Jeff: I do not recall the exact date of the meeting. I recall it was a Thursday night and I think it was either the last week of March or first week of April. As an active Brown Deer park user I saw a sign posted within the park. As for the idea of leasing the food and beverage side of operations at the course, you are partially correct. The county did pursue leasing it out to possibly have a year-round restaurant, in fact, a friend of mine was one of the prospective tenants. Upon further review, it is my understanding that the county moved forward with a complete renovation of their kitchen and will be opening soon still operating as MKE Parks system and still generating revenue to support the entire parks system.

    Virginia: That article is from May of last year. There was a proposal to move the WPGA section office and training center to Brown Deer. However, I know that the project is not moving forward at this time. I believe this to be a wonderful concept to move into the Brown Deer Park, but I also believe that such a large change needs further evaluation and planning.

    dk mke: “Parks change”, well said. Parks change, people change, the entire Earth is in a constant slow state of change. This is all tied to what Charles Darwin was thinking about when he theorized “Natural Law”, change or die, survival of the fittest.

    Thank you all for your input and response in the matter.

  32. Kevin says:

    Do you people realize that without the golf course revenue your beloved parka would not exist to the extent they do now. The county golf courses are one of the few profitable ventures in the county. The driving range at Brown Deer is horrible and has been in need of an upgrade for many years. The parkway is not being shut down just one road is closing. 4 minutes extra drive to potentially bring in 10s of thousands of more dollars for the parks to use to better all aspects of the parks system. You want the tennis courts to look better or the disc golf to be better well those areas are FREE to use and bring in no revenue why should they be improved for free loaders?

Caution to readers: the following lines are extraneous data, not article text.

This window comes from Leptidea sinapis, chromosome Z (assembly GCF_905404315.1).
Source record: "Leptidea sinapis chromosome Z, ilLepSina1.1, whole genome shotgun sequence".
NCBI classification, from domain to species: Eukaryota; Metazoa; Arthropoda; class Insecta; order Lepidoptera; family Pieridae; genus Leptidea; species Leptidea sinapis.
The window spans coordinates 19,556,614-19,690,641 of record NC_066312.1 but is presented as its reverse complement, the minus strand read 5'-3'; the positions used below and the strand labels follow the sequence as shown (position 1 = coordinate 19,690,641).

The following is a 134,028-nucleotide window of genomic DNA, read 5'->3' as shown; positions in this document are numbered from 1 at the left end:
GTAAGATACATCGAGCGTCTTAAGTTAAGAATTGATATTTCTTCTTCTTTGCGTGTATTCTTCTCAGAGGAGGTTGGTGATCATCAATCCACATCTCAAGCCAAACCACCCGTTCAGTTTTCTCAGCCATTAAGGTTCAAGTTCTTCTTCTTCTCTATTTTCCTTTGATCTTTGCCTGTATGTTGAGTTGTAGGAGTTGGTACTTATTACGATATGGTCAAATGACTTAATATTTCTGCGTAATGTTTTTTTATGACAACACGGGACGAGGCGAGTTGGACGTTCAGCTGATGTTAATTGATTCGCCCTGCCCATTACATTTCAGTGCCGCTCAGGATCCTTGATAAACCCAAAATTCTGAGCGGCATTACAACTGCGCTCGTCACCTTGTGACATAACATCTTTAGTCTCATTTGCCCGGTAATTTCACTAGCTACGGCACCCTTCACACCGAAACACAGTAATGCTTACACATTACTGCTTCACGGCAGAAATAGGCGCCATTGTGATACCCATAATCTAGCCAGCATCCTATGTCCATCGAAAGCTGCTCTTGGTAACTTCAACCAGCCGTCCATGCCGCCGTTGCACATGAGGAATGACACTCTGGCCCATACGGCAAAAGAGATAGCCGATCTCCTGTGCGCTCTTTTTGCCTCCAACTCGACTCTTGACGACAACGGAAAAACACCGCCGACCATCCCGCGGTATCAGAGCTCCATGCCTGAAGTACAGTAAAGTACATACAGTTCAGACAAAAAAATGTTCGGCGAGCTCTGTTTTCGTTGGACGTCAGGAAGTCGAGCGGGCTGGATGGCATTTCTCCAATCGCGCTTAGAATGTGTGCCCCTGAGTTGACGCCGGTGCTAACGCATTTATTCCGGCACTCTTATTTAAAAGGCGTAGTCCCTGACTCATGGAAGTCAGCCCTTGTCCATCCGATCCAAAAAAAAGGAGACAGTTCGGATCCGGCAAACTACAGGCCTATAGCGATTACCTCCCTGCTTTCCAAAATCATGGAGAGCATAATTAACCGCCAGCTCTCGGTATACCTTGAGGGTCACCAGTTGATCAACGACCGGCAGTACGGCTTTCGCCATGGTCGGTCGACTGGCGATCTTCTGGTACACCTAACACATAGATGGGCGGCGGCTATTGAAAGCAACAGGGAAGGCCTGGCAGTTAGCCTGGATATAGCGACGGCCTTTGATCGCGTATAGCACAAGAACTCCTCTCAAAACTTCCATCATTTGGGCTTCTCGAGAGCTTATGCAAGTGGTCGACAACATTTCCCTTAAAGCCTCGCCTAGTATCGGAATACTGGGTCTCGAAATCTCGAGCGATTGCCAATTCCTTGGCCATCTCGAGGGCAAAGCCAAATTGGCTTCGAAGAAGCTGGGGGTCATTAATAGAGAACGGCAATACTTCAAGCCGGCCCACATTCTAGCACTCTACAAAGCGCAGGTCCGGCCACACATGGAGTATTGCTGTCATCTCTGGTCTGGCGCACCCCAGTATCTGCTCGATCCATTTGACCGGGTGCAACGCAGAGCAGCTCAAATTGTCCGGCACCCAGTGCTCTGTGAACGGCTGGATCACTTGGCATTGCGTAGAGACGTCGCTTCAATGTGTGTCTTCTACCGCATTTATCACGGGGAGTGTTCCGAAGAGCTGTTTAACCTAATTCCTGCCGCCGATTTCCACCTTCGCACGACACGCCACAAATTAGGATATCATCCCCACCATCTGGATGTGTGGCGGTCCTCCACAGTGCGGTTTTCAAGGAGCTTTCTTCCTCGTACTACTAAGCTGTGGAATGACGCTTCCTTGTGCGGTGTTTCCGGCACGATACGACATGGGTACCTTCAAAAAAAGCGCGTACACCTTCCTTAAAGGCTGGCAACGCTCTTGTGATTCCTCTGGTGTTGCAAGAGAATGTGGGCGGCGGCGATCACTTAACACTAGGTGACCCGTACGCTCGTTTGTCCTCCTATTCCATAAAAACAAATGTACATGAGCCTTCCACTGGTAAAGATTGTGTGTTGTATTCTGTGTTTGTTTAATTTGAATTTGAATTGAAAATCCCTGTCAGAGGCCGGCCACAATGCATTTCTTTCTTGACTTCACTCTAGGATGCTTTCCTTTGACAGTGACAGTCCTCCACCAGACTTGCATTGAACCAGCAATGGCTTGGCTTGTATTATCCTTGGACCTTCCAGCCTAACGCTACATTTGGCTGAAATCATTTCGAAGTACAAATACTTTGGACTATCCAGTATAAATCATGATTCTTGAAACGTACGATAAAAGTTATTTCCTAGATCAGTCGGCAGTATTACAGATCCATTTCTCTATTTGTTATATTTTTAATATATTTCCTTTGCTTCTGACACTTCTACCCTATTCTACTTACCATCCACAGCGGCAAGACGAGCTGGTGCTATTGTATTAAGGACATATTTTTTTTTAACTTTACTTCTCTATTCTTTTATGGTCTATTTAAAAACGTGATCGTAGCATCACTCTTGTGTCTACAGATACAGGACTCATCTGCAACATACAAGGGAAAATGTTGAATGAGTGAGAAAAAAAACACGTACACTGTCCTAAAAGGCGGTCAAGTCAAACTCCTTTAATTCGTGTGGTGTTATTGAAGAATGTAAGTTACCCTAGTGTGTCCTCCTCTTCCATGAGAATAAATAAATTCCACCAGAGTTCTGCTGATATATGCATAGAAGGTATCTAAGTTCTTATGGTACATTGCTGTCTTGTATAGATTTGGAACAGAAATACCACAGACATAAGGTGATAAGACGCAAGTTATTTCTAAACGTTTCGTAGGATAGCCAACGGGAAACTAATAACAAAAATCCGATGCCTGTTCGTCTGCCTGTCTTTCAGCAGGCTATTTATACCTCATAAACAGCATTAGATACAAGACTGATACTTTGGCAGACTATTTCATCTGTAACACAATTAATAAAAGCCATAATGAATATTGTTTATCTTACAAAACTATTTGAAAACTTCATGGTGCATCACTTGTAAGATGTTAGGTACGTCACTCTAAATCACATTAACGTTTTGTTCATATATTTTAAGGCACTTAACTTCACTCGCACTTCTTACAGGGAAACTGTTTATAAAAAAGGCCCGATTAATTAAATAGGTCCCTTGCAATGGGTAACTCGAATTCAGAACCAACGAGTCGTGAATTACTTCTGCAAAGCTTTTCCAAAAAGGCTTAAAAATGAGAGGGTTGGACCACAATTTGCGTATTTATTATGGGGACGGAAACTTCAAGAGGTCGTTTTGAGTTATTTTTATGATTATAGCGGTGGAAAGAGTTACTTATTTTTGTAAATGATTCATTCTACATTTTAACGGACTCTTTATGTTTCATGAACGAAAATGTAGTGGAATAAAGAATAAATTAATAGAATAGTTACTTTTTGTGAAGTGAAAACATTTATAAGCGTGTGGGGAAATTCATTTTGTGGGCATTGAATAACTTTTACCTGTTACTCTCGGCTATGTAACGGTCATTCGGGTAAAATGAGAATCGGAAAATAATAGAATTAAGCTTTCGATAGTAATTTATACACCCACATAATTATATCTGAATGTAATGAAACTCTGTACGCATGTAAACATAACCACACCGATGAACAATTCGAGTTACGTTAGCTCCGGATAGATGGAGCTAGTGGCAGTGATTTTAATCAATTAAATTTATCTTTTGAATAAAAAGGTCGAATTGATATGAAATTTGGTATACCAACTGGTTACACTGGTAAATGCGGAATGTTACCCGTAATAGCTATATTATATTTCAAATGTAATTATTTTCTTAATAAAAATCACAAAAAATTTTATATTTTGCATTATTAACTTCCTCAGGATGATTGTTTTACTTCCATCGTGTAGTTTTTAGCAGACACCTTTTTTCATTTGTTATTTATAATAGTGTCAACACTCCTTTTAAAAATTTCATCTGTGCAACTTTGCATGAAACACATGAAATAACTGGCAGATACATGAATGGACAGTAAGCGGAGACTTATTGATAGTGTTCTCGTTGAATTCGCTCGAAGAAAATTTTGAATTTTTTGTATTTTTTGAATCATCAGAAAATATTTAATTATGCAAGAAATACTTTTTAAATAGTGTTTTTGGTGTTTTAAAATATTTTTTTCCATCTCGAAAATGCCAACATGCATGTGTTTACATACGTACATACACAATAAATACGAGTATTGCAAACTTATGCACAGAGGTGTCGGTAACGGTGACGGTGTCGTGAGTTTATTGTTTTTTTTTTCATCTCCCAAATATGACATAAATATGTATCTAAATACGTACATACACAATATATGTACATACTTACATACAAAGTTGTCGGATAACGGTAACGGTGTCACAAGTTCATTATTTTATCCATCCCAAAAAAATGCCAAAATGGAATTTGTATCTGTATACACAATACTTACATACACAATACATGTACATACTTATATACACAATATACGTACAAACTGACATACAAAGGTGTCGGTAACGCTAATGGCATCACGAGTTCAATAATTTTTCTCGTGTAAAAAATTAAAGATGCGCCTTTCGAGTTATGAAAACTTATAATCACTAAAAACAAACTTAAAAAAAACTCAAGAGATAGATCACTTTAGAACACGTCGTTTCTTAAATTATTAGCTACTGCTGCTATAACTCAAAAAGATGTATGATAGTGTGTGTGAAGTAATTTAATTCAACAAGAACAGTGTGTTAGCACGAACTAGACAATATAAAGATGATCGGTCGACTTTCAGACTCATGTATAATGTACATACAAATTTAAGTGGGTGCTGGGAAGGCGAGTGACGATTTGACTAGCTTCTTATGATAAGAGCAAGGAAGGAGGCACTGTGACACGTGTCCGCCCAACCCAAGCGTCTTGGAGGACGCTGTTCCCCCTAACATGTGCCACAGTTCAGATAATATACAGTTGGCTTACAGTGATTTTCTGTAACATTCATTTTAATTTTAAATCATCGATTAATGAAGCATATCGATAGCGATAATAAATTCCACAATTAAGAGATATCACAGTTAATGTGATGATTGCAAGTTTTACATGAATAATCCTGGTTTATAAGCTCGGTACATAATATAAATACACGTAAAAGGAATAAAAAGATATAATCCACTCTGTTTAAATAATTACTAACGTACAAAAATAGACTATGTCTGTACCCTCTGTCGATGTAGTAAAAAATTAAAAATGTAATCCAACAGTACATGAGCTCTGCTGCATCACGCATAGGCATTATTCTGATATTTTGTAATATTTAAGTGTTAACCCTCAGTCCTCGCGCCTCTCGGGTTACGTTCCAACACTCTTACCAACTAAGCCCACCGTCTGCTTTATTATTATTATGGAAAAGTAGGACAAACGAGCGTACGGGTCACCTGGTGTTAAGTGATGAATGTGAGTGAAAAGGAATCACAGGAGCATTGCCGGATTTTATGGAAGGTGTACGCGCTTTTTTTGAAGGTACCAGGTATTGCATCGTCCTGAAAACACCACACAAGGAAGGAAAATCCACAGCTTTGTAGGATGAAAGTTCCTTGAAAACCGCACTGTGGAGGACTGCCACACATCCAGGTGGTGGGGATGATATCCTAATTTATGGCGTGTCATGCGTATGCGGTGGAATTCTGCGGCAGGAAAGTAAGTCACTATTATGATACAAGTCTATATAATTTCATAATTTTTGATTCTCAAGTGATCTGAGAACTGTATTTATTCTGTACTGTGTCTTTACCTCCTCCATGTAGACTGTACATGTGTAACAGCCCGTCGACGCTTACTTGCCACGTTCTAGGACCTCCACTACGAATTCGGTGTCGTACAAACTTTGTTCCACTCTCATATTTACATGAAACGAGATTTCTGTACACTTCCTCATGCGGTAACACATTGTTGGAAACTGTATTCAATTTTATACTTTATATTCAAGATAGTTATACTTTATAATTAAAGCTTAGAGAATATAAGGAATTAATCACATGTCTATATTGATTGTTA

33. Carl says:

    Kevin, There is a $5 per day fee to use County disc golf courses or $40 per year for an annual permit. These fees raised over $100,000 last year. Doesn’t sound like “free loading” to me. And most of the other “free loaders” are taxpayers meaning they are not free loaders either.

  34. Kevin says:

    I stand correct disc golf is revenue generating however not even close to the golf courses. Everyone pays taxes so that is a non argument. Paying taxes dosnt give you any rights. Why not take advantage of getting a $100,000 project done for half the price because cardinal stitch I’d willing to pay the other half.

  35. M says:

    Citizens do in fact have rights regarding all public assets held in common (AKA the commons). Those rights are legally defensible. At the most basic level, citizens have rights and responsibilities of stewardship of those assets. Transparent democratic processes are the means to exercise that stewardship role.

    Citizens are not passive bystanders. Elected and appointed officials play roles in the process but do not get to call all the shots.

    This paper addresses issues about “enclosing the commons.”

  36. Fred says:

    First, this writer has since admitted his information was not correct. Sad that journalism has lost its integrity. If this article was true, I’d upset like the many on this comment section.

    Did you know there was a published public hearing that you were able to go to for your voice to be heard? It wasn’t a secret, I was there.

    Did you know the Milwaukee County Parks golf courses generate almost 50% of the parks revenue for entire parks system? I think your tax money dominates the rest of it. Which includes the 150+ parks, public pools, AND disc golf. Golfers have a major impact on how nice your overall parks are. Golfers are good for you.

    Did you know that the current driving range is in very poor and extremely outdated? I laughed when he said it’s “perfectly fine” Please go check it out, even a non golfer will be able to easily relieve it’s not perfectly fine. It’s the worst driving range around.

    Do you know how much crime there is in Brown Deer Park? Drug deals and thief. What’s next? I challenge you to sit on a bench for a few hours and watch cars go around the circle and then see the same car pass you slowly time and time again. They are looking for opportunity to commit a crime. In fact, the clubhouse was broken into within the last month, cars robbed, and much more. Those numbers are increasing and times are unfortunately changing. The circle presents a danger.